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Parashat Behar - 5774

My friends,

This Shabbat we read the portion of Behar. It contains many laws that attempt to create a just society, where everyone is able to earn a livelihood, and reaches the utopian dream, "each person lives under his/her vineyard and fig tree." The laws of Shmittah, the Sabbatical year, and the laws of the Yovel, the Jubilee Year, are supposed to help give that new start to someone who had fallen on bad times. Perhaps someone had to sell his land, or if things got real bad, he even sold his services to a master so that he could survive. The Shmittah Year sets him free and the Jubilee Year gives him back his land.

The Parasha includes many Mitzvot describing how we can be helpful to others. Chapter 25 lists the various situations when we are called upon to help someone in distress. Providing an interest-free loan, giving a person a job, and treating the employee (servant) in a dignified and humane way.

In Israel, as in America today, the gap between the rich and poor has grown to new heights. The Torah recognizes that there will always be rich and poor, and the Mitzvot in this Parasha urge us to find ways to help. The person who is in need is described as one who 'stumbled'. We are urged to help that person by supporting him/her in various ways, until they can again stand on their own.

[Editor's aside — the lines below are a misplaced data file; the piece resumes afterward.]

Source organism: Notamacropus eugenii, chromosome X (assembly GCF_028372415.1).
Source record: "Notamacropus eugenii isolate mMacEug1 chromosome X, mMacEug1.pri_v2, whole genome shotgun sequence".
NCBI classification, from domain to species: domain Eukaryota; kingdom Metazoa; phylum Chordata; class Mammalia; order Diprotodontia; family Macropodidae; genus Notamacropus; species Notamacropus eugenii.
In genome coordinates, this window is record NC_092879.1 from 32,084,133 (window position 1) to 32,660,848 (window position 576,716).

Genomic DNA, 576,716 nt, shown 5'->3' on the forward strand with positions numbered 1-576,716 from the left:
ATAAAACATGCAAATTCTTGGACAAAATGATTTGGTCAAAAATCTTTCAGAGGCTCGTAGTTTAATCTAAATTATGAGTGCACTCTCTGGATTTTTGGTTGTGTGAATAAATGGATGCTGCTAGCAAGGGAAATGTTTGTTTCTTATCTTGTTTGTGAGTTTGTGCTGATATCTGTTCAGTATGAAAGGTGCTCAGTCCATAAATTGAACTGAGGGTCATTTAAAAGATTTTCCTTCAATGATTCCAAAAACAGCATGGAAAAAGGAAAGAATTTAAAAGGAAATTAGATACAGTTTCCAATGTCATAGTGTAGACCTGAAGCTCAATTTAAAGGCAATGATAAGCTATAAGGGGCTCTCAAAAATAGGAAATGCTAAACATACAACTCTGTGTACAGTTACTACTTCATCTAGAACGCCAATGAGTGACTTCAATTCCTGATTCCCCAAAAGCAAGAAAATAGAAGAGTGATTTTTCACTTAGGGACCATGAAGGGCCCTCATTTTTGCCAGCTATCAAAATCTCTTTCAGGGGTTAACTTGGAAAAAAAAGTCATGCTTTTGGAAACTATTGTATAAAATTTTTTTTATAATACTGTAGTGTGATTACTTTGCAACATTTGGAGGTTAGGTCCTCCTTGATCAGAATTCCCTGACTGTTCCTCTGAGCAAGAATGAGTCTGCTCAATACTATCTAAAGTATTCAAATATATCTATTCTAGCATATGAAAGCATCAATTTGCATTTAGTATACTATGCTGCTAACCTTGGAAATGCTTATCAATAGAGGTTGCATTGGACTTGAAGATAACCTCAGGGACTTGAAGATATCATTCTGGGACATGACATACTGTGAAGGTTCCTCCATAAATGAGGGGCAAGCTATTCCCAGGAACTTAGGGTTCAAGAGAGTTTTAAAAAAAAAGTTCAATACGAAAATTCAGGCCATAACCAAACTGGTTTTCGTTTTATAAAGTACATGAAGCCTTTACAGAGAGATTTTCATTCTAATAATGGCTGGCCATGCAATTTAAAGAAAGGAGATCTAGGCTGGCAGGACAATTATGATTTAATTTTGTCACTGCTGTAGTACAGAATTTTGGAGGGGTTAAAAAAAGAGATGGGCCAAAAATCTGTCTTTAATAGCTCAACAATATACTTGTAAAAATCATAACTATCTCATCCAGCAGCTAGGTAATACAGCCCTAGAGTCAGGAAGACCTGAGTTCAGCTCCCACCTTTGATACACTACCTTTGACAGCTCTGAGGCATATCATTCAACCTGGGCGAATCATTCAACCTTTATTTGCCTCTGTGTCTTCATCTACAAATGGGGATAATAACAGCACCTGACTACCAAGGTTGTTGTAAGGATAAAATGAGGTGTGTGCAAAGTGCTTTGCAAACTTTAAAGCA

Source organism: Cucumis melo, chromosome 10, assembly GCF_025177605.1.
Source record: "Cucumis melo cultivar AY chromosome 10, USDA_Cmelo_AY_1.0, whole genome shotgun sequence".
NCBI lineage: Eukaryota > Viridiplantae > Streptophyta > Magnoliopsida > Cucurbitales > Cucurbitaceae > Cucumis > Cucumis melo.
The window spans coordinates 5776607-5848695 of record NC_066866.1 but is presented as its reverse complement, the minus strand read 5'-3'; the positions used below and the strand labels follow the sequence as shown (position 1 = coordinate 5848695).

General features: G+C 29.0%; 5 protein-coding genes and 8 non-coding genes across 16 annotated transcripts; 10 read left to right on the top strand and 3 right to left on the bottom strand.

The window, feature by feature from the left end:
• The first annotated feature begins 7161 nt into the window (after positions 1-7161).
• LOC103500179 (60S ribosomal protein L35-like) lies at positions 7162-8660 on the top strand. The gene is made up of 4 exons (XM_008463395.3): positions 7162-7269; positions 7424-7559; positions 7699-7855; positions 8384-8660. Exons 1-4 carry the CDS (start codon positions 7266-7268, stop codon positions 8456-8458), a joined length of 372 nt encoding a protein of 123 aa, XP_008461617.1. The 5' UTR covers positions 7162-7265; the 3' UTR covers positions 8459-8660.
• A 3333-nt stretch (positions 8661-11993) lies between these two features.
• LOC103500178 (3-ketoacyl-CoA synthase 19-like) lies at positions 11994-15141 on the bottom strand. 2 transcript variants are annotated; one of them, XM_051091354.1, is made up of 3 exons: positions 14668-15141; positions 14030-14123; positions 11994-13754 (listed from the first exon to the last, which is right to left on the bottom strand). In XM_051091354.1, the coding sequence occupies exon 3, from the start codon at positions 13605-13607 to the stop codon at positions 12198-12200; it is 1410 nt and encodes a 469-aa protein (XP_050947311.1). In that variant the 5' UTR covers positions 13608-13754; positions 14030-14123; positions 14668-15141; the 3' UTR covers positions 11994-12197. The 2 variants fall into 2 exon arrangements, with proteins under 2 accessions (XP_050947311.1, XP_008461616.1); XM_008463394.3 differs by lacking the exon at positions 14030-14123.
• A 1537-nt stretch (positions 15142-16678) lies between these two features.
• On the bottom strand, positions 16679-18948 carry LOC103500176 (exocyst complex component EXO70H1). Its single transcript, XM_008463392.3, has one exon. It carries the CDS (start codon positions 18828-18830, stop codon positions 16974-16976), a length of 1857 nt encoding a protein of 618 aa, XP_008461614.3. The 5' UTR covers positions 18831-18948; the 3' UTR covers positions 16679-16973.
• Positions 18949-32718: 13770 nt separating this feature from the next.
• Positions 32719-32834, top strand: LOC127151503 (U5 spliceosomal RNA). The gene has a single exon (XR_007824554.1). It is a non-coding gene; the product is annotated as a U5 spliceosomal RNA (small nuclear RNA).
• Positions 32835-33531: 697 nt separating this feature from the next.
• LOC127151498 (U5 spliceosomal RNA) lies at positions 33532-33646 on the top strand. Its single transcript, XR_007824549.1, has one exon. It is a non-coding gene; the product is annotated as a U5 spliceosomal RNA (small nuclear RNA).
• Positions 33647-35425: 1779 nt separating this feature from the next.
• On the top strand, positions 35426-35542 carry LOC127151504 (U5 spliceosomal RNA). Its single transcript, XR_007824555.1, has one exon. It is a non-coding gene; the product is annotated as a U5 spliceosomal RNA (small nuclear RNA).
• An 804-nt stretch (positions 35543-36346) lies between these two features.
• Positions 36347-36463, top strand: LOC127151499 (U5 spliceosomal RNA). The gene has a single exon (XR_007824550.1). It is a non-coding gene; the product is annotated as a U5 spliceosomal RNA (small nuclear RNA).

The portion ends by giving us a reason why we need to help people become self-sufficient:

For it is is to Me that the Israelites are servants: they are My servants, whom I freed from the land of Egypt, I am the L-rd your G-d." (Leviticus 25:55)

Every human being needs to be free and not beholden to other human beings, but only to G-d. Every time you do a Mitzvah by helping someone or an organization that helps people in need, you are bringing freedom to the world.

Shabbat Shalom and Happy Mother's Day,

Avram